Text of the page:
The third of the ChamberFest recitals I attended this season was a Wednesdays at One matinee at Alice Tully Hall that lasted only an hour but featured two intriguing works that, though notable, are not often heard, one by Stravinsky and the other by George Enescu.
The program opened with Stravinsky's Octet (1923) for winds. Few composers influenced the course of twentieth century music more profoundly than Stravinsky. While not many would argue this, most would point to Le sacre du printemps, forever immortalized in musical history by the riot that accompanied its premiere in Paris in 1913, as confirmation. While the ballet was undeniably revolutionary in its radical exploration of dissonance and rhythm, Stravinsky's subsequent move to neo-Classicism could be considered to have had even greater repercussions. Neo-Classicism was rooted in the aversion to German culture, most especially the Romanticism that infused Wagner's music, during and after World War I. To replace German Romanticism and the programmatic music that characterized it, Stravinsky looked back to the Classical and Baroque periods. Already in 1920 he had accepted a commission from the Ballets Russes to rewrite in modernist form music then attributed to Pergolesi for Pulcinella. In exploring older musical forms Stravinsky also reverted to the cold precision that underlay such devices as fugue and counterpoint. This even extended to the choice of instrumentation to be employed in scoring a work. That Stravinsky did this deliberately was explicitly stated a 1924 article in The Arts in which he wrote of the Octet:
"Wind instruments seem to me to be more apt to render a certain rigidity of the form I had in mind than other instruments... which are less cold and more vague... My Octuor is not an 'emotive' work but a musical composition based on objective elements which are sufficient in themselves."
If then the Octet strikes the listener as cold and lacking in emotional appeal, this was not accidental but carefully calculated on the part of the composer. In this he influenced any number of composers who came after him.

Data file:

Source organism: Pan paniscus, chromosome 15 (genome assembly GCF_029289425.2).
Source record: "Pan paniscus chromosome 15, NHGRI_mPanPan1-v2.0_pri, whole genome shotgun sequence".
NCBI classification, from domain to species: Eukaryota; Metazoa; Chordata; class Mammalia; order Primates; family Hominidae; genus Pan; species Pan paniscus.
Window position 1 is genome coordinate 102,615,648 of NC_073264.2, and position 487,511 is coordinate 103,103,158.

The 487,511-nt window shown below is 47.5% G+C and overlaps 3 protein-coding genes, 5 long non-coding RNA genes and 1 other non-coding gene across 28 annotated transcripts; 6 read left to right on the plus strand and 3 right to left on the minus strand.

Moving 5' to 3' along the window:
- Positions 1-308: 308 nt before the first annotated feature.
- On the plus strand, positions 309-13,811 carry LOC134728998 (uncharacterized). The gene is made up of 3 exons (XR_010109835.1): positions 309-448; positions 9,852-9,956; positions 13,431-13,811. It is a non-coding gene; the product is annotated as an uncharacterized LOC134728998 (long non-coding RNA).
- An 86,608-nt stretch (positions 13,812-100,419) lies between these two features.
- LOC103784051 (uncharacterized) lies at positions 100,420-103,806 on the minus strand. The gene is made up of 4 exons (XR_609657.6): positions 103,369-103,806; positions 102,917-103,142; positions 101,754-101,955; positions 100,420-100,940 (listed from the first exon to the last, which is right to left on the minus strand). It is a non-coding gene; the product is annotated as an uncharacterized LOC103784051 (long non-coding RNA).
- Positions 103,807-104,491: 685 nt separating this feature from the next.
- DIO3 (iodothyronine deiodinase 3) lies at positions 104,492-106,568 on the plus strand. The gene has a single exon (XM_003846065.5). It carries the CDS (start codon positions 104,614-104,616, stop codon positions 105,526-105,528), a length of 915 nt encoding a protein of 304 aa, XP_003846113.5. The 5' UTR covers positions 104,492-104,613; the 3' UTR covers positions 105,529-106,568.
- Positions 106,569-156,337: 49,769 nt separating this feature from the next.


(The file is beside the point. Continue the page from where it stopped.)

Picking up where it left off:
The musicians on this piece were Viola Chan, flute, Kamalia Freyling, clarinet, Steven Palacio and Emmali Ouderkirk, bassoons, Lasse Bjerknaes-Jacobsen and Kevin Quill, trumpets, and Ricardo Pedrares-Patino and Aaron Albert, trombones; their coach was Raymond Mase.
The second piece on yesterday's program could not have been more dissimilar from the first. Although Enescu's work contained the same number of instruments as did Stravinsky's, this time the ensemble was comprised entirely of strings rather than winds. In the Octet in C major, Op. 7 (1900) two full string quartets played side by side, a combination previously employed most famously by Mendelssohn in his own youthful Op. 20. But this was hardly the biggest difference between the two present pieces. The Op. 7, composed roughly a quarter century before Stravinsky's Octet, was in striking contrast to the latter in its passionate emotionalism. One could say it was precisely the type of work Stravinsky set himself against in his neo-Classical period. Here was lush fin de siècle Romanticism made only more ardent by the youth of the composer at the time he wrote it. This could be heard most clearly in the slow third movement marked lentement. The use of French markings was also an indication that his sources of inspiration were more French than German - the Octet is dedicated to André Gedalge, Eenescu's teacher at the Paris Conservatory - even if the second movement was cast in the form of fugue. The Romantic roots of the piece were emphasized by Enescu himself when, in a 1950 preface to a new edition of the score, he described the entire piece as a single movement in sonata-allegro form, a concept that had previously been explored by Liszt and other prominent Romantic composers.
The work was performed by Harriet Langley, Emma Frucht, George Meyer, and Amelia Dietrich, violins, Jasper Snow and Emily Liu, violas, Edvard Pogossian and Clare Bradford, cellos; they were coached by Don Weilerstein and David Finckel.